I think there is no legal problem with a President Trump unilaterally withdrawing from the Paris Agreement or the JCPOA (aka the Iran Nuclear Deal). As I have argued in the past (here and here), both agreements are likely to be “nonbinding” political agreements, and can be terminated at the new President’s sole discretion.
I agree regarding the Iran deal, but the Paris Agreement is much more complicated. As explained here, as a whole the Paris Agreement is a binding international obligation, even though the more important provisions of it are not binding. Moreover, the Paris Agreement by its terms only allows a notice of withdrawal after three years. So if President Trump wants an immediate withdrawal, he would have to violate the Agreement (I am assuming that the Agreement will take effect before the next President takes office; I see no constitutional barrier to the President withdrawing the U.S. ratification if the treaty has not taken effect).
However, the Paris Agreement is not a treaty and therefore is not supreme law of the land. Perhaps, as a matter of U.S. domestic law, the President can terminate it, even though that entails violating international law. But some commentators have argued that the President’s constitutional “take care” obligations extend to international law as well as to the supreme law of the land (the take care clause is not drafted in parallel with the supremacy clause, suggesting that it might be broader). I have taken this position, very tentatively, with regard to customary international law. Whether that would extend as well to violating non-treaty agreements is a more difficult question.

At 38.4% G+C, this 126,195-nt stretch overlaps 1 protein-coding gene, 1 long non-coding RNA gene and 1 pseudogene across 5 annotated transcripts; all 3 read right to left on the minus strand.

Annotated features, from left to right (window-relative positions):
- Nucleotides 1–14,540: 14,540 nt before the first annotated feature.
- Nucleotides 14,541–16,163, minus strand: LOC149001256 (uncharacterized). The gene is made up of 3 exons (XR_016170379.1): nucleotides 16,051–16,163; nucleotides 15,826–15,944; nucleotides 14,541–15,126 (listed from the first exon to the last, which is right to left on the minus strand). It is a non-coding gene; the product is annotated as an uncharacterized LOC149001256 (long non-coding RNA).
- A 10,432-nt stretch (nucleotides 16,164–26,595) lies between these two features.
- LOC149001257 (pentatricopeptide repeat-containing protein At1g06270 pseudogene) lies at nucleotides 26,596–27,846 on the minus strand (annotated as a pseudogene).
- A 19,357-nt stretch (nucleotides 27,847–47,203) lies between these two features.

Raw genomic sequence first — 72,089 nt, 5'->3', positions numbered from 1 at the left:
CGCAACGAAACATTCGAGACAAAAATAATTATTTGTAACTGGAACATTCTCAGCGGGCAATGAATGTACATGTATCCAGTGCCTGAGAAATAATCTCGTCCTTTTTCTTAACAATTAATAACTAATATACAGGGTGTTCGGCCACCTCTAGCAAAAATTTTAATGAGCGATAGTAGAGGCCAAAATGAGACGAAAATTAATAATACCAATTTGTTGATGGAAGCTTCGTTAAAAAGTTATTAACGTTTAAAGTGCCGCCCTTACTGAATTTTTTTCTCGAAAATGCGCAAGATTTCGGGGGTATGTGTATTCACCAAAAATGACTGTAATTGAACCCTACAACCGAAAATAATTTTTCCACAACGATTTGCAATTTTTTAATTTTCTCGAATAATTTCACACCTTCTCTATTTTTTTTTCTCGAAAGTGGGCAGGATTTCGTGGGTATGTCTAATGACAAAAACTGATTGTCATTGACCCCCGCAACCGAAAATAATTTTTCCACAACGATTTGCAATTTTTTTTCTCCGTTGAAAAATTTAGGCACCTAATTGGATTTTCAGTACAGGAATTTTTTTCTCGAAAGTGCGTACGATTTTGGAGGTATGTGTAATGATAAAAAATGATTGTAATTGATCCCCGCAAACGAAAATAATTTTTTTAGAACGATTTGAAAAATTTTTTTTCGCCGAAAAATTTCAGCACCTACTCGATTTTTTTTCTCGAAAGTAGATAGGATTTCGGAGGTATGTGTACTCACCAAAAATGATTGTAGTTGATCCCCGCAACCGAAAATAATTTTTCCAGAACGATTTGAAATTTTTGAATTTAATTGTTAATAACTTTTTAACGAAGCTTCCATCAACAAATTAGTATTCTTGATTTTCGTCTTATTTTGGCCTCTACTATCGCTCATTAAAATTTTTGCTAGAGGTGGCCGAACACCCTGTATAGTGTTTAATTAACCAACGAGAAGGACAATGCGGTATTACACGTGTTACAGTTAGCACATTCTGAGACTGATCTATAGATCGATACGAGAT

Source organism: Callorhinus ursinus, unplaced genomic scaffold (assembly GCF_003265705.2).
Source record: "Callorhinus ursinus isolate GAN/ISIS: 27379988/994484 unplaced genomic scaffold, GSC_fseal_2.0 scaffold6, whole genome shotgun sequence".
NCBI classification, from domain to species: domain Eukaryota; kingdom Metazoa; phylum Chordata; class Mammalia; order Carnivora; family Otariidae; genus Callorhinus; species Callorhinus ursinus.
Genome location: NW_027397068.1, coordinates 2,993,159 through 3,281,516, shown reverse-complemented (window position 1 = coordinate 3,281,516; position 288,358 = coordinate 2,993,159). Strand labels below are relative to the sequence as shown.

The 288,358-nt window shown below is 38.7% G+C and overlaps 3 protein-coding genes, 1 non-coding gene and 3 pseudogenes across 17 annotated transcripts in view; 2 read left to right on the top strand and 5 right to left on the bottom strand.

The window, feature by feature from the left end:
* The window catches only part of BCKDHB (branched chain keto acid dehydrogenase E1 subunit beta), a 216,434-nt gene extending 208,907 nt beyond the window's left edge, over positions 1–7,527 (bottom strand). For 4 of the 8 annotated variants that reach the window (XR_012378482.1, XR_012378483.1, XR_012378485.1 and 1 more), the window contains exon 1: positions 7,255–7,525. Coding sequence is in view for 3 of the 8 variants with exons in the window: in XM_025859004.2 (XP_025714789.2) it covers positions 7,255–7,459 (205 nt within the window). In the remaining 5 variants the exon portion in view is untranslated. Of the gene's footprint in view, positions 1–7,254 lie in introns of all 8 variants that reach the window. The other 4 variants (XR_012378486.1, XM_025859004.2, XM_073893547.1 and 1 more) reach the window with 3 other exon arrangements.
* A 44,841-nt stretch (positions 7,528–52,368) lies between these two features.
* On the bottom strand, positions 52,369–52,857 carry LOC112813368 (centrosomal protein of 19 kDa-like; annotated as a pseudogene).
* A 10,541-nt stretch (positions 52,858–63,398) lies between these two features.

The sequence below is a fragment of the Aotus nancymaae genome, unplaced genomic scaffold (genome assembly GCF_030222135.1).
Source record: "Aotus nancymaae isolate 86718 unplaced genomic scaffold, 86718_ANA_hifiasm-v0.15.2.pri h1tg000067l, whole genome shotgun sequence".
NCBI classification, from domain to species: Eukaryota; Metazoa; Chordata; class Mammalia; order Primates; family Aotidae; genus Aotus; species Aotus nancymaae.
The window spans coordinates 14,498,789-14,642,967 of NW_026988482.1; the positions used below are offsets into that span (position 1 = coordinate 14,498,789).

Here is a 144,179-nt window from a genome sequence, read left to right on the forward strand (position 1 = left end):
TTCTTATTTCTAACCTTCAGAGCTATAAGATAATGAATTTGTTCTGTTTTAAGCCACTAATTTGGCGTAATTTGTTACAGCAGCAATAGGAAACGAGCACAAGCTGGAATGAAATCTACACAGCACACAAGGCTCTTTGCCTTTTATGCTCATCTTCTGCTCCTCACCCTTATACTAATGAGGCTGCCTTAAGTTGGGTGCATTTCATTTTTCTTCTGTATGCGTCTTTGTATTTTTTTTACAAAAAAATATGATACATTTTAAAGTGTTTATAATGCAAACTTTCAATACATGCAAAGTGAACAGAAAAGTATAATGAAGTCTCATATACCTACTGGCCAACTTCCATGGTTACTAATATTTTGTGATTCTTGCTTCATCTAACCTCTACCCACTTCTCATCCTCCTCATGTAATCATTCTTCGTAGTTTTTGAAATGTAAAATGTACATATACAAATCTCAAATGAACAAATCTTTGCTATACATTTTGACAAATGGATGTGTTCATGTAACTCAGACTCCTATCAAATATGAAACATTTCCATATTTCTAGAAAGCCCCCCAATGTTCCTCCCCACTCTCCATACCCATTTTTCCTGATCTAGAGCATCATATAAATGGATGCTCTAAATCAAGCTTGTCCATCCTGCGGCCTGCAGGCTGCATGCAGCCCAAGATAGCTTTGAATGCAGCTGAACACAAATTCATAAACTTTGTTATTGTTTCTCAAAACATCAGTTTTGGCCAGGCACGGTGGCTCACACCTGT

Further, though, in my view there is a plausible argument the Paris Agreement is unconstitutional because it should have been adopted as a treaty (see here). Maybe, then, President Trump can withdraw from the agreement on this ground, as his duty to uphold the Constitution presumably overrides any duty he might have to international law.
(3) Congressional-executive agreements. Professor Ku suggests that there might be some difficulty with the President withdrawing from trade deals: